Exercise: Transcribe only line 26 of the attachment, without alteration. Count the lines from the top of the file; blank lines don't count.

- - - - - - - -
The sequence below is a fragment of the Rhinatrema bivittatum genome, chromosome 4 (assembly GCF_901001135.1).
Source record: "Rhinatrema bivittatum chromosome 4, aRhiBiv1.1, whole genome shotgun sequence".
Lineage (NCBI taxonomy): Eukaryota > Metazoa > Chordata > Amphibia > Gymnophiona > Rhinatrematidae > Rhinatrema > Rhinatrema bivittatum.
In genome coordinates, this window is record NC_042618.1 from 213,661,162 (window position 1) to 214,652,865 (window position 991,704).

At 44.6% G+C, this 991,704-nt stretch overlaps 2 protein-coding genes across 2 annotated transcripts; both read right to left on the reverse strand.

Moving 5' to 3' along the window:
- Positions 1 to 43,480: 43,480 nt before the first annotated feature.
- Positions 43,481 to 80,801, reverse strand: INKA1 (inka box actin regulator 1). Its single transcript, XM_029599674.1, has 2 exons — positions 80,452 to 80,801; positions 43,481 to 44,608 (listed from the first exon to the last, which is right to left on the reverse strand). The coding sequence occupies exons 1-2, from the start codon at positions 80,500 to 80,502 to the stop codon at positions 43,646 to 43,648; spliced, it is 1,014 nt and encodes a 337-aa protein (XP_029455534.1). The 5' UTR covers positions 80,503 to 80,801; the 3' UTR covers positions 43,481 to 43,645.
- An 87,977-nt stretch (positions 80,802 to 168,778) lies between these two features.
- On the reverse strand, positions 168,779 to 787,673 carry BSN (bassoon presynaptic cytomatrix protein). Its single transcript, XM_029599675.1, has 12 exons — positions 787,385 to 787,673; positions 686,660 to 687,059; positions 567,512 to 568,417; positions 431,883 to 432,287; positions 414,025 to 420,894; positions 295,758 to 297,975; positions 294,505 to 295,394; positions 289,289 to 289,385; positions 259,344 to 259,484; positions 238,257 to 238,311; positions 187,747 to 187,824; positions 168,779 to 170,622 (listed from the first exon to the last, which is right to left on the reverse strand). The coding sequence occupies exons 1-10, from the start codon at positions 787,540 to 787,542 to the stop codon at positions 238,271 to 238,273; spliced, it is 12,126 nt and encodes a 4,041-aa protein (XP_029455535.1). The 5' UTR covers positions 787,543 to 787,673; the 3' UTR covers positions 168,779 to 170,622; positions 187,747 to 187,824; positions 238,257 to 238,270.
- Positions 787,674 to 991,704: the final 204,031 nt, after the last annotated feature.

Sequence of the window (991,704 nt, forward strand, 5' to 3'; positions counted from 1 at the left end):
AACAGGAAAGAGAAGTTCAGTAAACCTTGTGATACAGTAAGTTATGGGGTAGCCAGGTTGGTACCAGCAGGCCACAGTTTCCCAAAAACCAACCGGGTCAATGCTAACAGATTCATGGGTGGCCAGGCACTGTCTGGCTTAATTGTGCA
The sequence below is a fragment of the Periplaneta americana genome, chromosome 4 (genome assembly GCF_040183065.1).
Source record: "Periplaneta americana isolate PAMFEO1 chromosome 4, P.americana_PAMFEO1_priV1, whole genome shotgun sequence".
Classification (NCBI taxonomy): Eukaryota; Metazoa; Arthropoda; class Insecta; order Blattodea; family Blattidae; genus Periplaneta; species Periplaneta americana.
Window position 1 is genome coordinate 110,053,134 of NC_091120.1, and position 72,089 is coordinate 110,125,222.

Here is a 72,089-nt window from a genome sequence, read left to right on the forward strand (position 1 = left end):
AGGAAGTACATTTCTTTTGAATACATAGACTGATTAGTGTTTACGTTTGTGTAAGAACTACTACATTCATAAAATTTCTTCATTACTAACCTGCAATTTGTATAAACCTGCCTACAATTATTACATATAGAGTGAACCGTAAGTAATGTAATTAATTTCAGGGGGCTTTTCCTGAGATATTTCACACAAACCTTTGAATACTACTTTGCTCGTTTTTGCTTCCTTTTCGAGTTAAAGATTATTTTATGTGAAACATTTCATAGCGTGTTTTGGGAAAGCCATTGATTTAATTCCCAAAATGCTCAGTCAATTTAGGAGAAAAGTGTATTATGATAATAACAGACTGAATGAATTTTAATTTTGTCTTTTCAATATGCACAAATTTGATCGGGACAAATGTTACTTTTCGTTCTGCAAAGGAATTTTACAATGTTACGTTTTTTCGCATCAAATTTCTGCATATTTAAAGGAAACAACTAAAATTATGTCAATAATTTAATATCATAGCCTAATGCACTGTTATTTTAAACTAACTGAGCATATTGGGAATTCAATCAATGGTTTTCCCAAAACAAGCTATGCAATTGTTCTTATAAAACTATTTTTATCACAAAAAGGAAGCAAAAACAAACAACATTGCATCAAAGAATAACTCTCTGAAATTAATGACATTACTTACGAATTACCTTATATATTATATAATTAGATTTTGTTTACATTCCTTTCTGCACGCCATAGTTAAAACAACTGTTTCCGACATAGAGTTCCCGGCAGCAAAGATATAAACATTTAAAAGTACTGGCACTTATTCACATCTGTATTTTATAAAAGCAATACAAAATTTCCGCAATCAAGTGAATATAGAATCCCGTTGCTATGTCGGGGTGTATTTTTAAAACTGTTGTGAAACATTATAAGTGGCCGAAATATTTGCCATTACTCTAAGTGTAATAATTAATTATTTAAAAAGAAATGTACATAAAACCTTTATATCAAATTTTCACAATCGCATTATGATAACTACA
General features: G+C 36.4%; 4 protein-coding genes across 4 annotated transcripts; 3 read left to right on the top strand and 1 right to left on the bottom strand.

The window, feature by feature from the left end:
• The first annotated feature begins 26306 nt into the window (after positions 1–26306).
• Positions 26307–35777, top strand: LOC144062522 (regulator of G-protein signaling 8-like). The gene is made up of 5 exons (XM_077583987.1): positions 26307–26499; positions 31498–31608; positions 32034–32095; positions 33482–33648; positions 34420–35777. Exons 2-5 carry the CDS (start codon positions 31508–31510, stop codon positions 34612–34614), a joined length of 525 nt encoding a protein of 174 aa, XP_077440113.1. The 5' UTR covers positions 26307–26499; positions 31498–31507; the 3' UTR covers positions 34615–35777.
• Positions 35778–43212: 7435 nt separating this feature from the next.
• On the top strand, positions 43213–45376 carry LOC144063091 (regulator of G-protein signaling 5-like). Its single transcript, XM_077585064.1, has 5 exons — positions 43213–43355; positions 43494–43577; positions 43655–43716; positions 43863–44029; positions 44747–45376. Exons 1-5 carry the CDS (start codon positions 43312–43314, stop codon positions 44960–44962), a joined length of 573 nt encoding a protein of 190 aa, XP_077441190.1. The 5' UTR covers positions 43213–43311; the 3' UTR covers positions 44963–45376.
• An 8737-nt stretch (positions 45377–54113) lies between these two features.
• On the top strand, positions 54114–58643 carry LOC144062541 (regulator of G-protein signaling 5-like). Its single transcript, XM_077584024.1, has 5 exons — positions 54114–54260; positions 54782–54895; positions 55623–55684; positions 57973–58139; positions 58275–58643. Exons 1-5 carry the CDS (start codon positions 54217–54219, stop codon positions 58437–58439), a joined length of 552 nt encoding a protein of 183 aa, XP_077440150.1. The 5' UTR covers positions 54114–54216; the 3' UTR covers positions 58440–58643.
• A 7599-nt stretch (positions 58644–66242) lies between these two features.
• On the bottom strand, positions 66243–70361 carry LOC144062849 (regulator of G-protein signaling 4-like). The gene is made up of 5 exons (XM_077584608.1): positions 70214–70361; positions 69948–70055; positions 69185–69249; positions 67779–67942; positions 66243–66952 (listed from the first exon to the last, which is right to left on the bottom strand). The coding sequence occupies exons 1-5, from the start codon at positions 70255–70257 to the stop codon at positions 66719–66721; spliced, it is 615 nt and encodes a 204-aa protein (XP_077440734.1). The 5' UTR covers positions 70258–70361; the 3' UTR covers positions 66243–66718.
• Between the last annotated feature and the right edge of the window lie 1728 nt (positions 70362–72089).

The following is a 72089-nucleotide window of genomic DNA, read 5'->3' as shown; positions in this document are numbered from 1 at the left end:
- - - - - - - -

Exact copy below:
• An 8737-nt stretch (positions 45377–54113) lies between these two features.